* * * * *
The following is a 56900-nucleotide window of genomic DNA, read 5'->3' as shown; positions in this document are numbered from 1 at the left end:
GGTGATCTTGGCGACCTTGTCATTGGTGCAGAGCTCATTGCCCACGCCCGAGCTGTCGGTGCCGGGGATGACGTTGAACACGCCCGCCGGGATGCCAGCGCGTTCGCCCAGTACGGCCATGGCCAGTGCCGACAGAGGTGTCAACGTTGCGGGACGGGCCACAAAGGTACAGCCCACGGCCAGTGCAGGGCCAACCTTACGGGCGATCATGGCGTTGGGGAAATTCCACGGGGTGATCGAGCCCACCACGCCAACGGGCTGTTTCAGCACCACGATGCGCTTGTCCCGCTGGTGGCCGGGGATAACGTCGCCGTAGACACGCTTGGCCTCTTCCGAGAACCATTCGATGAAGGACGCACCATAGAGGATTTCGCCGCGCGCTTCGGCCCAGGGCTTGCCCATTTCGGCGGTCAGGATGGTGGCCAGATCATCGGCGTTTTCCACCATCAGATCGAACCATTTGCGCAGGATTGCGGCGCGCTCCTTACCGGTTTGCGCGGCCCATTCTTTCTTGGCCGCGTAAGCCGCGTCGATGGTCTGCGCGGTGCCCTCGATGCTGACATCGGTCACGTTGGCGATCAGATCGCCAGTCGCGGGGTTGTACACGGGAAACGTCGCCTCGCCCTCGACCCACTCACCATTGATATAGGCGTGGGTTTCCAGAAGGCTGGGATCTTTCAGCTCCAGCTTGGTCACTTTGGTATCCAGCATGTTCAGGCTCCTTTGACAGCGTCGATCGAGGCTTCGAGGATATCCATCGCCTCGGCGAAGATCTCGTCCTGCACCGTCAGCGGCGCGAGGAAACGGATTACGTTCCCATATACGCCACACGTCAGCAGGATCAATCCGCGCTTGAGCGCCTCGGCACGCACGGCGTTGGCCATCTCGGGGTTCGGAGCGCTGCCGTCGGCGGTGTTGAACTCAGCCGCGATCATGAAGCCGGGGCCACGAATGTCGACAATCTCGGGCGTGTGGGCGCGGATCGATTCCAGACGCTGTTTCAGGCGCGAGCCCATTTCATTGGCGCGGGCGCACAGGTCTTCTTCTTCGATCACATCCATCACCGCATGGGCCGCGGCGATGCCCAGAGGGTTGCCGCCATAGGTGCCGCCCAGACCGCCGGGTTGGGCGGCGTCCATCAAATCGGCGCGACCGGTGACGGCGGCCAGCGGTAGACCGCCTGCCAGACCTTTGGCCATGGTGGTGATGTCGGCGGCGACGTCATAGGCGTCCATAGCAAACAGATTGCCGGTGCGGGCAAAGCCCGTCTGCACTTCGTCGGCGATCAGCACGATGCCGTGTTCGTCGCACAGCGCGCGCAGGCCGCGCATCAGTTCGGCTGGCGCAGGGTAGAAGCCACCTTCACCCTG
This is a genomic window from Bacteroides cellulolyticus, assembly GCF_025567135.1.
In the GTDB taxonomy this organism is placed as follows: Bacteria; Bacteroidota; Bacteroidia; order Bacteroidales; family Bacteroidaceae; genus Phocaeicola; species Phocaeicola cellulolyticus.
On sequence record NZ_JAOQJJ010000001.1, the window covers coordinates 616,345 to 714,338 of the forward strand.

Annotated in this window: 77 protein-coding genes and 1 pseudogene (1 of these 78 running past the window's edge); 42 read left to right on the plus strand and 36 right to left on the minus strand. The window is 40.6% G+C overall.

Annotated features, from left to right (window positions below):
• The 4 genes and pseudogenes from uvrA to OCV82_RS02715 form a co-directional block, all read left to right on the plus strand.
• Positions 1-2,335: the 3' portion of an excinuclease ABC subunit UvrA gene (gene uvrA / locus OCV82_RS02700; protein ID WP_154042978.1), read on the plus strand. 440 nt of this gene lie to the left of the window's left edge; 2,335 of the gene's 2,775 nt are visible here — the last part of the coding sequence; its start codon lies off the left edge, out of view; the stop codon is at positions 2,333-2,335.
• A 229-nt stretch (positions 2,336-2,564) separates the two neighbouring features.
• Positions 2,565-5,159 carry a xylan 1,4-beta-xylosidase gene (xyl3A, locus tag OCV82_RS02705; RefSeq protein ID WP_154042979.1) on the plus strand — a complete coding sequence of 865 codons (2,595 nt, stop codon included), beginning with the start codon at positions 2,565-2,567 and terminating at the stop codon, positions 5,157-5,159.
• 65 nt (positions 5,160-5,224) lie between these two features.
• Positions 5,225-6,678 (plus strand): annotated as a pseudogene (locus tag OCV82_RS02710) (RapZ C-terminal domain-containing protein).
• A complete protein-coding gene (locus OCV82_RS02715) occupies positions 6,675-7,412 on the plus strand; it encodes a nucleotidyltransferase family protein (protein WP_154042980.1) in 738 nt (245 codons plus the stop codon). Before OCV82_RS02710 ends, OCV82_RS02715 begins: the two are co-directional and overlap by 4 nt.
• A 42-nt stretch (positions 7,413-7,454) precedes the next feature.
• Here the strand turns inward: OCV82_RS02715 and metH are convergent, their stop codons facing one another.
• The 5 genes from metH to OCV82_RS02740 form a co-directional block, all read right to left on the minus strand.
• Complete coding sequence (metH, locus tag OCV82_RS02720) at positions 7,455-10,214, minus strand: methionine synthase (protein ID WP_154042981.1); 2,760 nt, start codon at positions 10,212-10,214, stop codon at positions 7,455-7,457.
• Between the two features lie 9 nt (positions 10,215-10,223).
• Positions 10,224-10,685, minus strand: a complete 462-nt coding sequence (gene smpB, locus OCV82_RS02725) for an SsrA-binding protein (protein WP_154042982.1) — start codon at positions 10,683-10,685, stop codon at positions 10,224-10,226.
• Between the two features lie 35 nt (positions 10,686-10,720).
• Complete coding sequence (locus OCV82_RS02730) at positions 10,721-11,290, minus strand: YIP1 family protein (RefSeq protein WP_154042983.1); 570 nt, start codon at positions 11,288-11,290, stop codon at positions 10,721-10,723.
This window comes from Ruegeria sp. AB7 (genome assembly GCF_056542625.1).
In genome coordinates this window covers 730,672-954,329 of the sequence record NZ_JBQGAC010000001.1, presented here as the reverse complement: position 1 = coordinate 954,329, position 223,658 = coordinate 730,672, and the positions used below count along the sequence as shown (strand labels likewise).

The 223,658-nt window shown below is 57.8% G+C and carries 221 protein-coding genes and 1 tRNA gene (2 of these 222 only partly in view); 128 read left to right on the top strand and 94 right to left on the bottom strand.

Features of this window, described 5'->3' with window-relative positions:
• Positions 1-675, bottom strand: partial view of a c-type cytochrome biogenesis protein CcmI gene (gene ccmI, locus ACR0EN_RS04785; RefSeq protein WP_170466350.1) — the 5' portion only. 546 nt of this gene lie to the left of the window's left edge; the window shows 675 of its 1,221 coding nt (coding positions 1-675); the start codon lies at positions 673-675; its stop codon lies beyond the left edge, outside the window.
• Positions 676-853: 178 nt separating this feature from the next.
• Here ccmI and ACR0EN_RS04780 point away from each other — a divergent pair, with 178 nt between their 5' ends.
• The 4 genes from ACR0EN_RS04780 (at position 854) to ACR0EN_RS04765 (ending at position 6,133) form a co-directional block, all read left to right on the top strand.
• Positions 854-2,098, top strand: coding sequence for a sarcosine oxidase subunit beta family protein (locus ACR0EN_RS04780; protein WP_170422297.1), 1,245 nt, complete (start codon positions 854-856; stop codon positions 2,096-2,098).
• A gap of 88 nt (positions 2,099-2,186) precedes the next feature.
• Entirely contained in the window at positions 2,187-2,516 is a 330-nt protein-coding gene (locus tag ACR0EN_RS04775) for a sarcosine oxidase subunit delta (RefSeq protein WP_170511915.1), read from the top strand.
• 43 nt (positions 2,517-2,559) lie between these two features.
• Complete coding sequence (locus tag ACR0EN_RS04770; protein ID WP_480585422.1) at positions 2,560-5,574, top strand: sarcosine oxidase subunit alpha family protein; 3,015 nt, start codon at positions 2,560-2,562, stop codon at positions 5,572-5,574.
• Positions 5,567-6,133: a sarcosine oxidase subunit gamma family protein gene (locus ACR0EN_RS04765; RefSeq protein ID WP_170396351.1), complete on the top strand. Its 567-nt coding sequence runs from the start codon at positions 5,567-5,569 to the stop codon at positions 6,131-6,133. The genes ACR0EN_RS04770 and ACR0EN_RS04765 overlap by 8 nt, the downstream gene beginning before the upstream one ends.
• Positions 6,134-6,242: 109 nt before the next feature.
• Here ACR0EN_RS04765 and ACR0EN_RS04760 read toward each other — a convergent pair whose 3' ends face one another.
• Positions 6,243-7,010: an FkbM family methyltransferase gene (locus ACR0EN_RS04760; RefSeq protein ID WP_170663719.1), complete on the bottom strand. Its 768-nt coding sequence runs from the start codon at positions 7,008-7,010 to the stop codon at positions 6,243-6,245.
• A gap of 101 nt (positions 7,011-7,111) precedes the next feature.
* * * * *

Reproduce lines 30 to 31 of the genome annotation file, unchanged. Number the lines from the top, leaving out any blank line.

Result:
• The 4 genes from ACR0EN_RS04780 (at position 854) to ACR0EN_RS04765 (ending at position 6,133) form a co-directional block, all read left to right on the top strand.
• Positions 854-2,098, top strand: coding sequence for a sarcosine oxidase subunit beta family protein (locus ACR0EN_RS04780; protein WP_170422297.1), 1,245 nt, complete (start codon positions 854-856; stop codon positions 2,096-2,098).